Gov't urged to discuss boosting ties with ASEAN at special summit in Nov.
By Park Jae-hyuk
Competition between Korea and Japan has heated up in the Southeast Asian market.
Amid the intensifying trade dispute over Japan's export curbs on Korea, the two countries have stepped up efforts to earn support from the rapidly developing countries belonging to the Association of Southeast Asian Nations (ASEAN).
According to the Korea Trade-Investment Promotion Agency (KOTRA), Korea surpassed Japan in terms of the amount of foreign direct investment (FDI) in Vietnam during the first half of 2019.
Following Hong Kong that invested $5.3 billion, Korea ranked second as it invested $2.7 billion in the Southeast Asian country. Japan came in third as it invested $1.9 billion.
Japan was at the top spot in 2017 and 2018, while Korea ranked second.
The KOTRA data showed Korea's investments in manufacturing, retail and construction enabled the country to outdo its neighbor.
But still, Japan is holding supremacy in the ASEAN market, due to its long-term relationship with countries there.
Moreover, Japan has increased its investments in the region since 2012, with its "China Plus One" strategy devised to curb China's expansion in the ASEAN market.
The island country is also leading the Comprehensive and Progressive Agreement for Trans-Pacific Partnership (CPTPP), a trade agreement among Pacific Rim countries which took effect in 2018.
Against this backdrop, experts said Korea needs to boost its ties with Southeast Asian countries, convincing them of the negative effect of Japan's export control.
"Fears over Japan's regulation on its exports to Korea have been growing in Vietnam, Malaysia and Singapore," the Korea Institute for International Economic Policy (KIEP) said in its Aug. 14 report.
"At international meetings with the ASEAN nations, Korea should underline the negative impact of Japan's protectionist policy on the ASEAN and global markets."
Korea, which has pushed forward its New Southern Policy since 2017, is supposed to attend meetings which will be held in Bangkok in September and November for member states of ASEAN and the Regional Comprehensive Economic Partnership (RCEP).
In late November, Busan will host the third Korea-ASEAN special summit and the first Korea-Mekong summit.
The KIEP suggested the Korean government consider discussing stronger ties with rising Asian nations during the Busan summits, so as to protect the global free trade order.
According to the government-funded economic think tank, most ASEAN member states are regarded as export-reliant countries, so they have been concerned about the U.S.-China currency war and the Korea-Japan trade dispute, both of which can disrupt global value chains.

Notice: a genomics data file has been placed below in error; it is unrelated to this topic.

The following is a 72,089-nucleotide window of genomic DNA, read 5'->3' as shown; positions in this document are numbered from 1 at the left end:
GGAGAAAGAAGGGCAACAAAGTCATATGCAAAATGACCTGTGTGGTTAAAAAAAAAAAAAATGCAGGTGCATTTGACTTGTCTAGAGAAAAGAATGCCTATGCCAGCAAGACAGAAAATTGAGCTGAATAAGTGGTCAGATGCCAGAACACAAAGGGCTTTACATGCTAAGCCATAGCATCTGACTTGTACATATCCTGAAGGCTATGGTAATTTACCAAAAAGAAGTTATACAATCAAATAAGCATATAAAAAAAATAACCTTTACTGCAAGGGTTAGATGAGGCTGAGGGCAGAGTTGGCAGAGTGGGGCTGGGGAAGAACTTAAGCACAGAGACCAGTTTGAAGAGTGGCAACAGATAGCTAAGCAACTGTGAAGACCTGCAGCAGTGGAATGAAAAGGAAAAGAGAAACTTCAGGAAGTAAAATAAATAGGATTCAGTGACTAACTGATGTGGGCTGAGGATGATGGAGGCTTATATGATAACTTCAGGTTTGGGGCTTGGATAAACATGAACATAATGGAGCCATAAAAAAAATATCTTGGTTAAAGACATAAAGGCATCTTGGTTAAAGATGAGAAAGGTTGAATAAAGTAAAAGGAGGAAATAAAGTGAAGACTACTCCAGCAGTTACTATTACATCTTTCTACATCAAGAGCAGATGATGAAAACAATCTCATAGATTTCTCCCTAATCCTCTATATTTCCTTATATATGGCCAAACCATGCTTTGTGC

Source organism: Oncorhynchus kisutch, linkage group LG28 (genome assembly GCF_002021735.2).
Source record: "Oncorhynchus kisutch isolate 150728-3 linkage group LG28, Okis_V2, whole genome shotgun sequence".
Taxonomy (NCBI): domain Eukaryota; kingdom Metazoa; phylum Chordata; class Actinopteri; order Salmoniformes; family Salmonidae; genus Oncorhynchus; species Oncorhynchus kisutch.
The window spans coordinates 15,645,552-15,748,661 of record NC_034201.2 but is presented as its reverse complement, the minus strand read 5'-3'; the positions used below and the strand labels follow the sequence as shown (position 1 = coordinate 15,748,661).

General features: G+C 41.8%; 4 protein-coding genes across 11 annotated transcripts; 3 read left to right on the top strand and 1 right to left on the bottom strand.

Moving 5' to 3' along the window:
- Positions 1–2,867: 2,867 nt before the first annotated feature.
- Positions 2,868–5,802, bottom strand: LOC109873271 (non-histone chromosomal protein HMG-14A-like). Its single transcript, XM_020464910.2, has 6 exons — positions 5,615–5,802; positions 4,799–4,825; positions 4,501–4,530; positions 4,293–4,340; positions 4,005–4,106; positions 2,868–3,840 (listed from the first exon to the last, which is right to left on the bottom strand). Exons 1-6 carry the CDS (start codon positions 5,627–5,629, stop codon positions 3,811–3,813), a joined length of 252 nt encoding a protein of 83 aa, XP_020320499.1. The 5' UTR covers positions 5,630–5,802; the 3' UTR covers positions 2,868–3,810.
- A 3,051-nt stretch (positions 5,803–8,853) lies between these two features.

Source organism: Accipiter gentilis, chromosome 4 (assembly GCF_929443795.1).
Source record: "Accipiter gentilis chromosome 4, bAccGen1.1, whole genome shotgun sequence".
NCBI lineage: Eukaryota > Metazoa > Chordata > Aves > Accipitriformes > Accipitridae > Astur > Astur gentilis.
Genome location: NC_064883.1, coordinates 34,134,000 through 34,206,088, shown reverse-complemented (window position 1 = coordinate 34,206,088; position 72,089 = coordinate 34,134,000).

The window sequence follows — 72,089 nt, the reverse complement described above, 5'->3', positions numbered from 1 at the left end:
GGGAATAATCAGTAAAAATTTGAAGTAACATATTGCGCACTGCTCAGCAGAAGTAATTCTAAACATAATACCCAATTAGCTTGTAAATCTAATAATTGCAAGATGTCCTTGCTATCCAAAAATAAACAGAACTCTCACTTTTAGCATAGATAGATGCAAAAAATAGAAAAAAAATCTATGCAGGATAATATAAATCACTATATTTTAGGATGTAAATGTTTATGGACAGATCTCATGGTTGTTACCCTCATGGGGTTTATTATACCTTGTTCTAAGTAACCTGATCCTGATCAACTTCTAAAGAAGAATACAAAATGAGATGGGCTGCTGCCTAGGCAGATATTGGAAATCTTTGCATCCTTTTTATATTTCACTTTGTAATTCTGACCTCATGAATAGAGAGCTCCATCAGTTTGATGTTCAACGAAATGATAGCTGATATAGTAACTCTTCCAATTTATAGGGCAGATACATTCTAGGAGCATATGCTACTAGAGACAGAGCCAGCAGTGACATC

Nguyen Anh Duong, researcher of Vietnam's Central Institute for Economic Management, said the escalating tension between Korea and Japan may deal a blow to the Vietnamese economy, because it may disrupt Vietnam's exports of electronic goods, computers and phones.
To Ngoc Son, deputy director of the Vietnamese trade ministry's department of Asia-Africa markets, also expressed fear of the trade dispute's knock-on effect on the country's entire industry.
Arin Jira, chairman of the ASEAN Business Advisory Council in Thailand, said he believes "there will be a similar economic impact" to that of the U.S.-China trade war but on different sectors.
Indonesian and Singaporean foreign ministers expressed their concerns about Japan's export control as well, during the ASEAN plus Three Foreign Ministers' Meeting in Thailand in early August.
Considering the growing number of Southeast Asian countries criticizing Japan, some experts say Korea should capitalize on the current crisis in attracting the ASEAN nations to its side.
However, former Korean Ambassador to ASEAN Suh Jeong-in, who is leading a team preparing for the forthcoming Busan summits, said it is not appropriate for Korea to persuade the ASEAN countries to support Korea and oppose Japan.
He said Korea should win the hearts of the ASEAN nations by stabilizing the global value chain which has been rocked by the recent trade feuds.
He also suggested Korea expand its presence in other Southeast Asian nations and stop being overly dependent on the Vietnamese market.
"Indonesia and the Philippines are also large markets having populations of over 260 million and 100 million, respectively," Suh said. "However, their volumes of trade with Korea are still small, compared to that of Vietnam."
He also said boosting ties with Myanmar and other countries in the Mekong River basin will help Korea discover new markets.